Bus Rapid Transit on Rockville Pike is essential to moving people while reducing reliance on driving. I’m also looking forward to construction of the parking garage that will allow the Recreation Department and Parks Department to convert the parking lot at Wall Park into green space that can also serve as a center of activity for outdoor recreation and social events. A second Metro entrance and/or an additional MARC station also would be helpful to realizing the vision of the White Flint plan. None of these projects is very expensive compared to the $9 billion the state is planning to spend on improvements to the Beltway and I-270, for which there are other less costly options, and these projects all promise to deliver economic development benefits as well as improvements to quality of life in the White Flint area.
My top priority is getting an elementary school in the former White Flint mall site. Wall Park and a new fire station are also very high priorities. Funding for capital projects that these all entail is a perennial challenge. For schools, the state must come through with school funding from casino gambling revenue. Paul Geller and I have been pursuing casino gambling revenue funding for education for several years now. We most recently testified on March 8th in Annapolis on HB1697/SB1122 in favor of the “lockbox” to ensure that gambling revenue supplements current education formula funding. The development of the White Flint Sector plan will influence the timing of Wall Park and a fire station and present an opportunity for public private partnerships on these projects. Perhaps even for that elementary school.
There are many important infrastructure projects needed for the White Flint area including addition of a new entrance to the White Flint Metro stop, improved bikeways and pedestrian walkways and creation of open space. To my mind, the three most important projects are the restructuring of Rockville Pike into a walkable boulevard that would accommodate BRT, the construction of a new network of side streets that would improve traffic flows and access, and the construction of a new MARC station. All of these are fundamental to the way that White Flint would work in the future. In particular, if better track access could be structured with CSX the addition of a new MARC station could be transformational for commuting traffic in the region. I would pay for these improvements through a combination of revenues from the special property tax district that has been put in place for the White Flint area, funds from the County budgeted through the Capital Improvements Program, and funds from the State of Maryland contributed as part of the Amazon incentive package if White Flint is chosen by Amazon.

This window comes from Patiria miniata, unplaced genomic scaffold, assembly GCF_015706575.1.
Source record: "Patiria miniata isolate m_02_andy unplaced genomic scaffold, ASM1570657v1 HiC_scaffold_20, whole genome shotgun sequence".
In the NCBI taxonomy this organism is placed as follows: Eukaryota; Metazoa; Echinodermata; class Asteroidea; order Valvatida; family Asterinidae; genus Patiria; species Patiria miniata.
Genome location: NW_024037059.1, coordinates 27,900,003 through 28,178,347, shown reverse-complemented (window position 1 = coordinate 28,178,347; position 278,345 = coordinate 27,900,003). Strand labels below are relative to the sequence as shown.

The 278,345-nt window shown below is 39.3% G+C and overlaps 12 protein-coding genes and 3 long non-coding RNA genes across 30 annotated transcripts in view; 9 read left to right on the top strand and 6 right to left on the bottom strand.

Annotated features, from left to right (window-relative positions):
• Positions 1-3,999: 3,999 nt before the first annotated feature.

Bicycle and Pedestrian Lanes This is a county-wide priority, as part of extending alternatives to personal automobile use. I believe White Flint (as well as Silver Spring, Kensington and Wheaton) is a prime area for the development of a network of dedicated, protected lanes for walkers and bikers — well-lit, with footbridges where necessary and state-of-the-art traffic light management. I see the Western Workaround as part of that priority to make our streets about moving people, and not just moving automobiles.
A New Wall Park As part of the mixed-use re-development of the White Flint/Pike District, I’d make the new Wall Park a priority for my time on the County Council. I believe we must protect and promote our open, green space in the county, and make these spaces available and functional even as we protect that open space. The plans for Wall Park’s new garage allow us to rip up the current impervious-surface parking lot and replace that with the proposed Great Lawn is a great example of that.
White Flint Fire Station As we re-develop our aging infrastructure and improve our neighborhoods with higher-density development, we have to maintain our public safety infrastructure. That includes completing work on the White Flint Fire Station on time, with the equipment needed to better navigate the new urban streets we want to see in the White Flint area.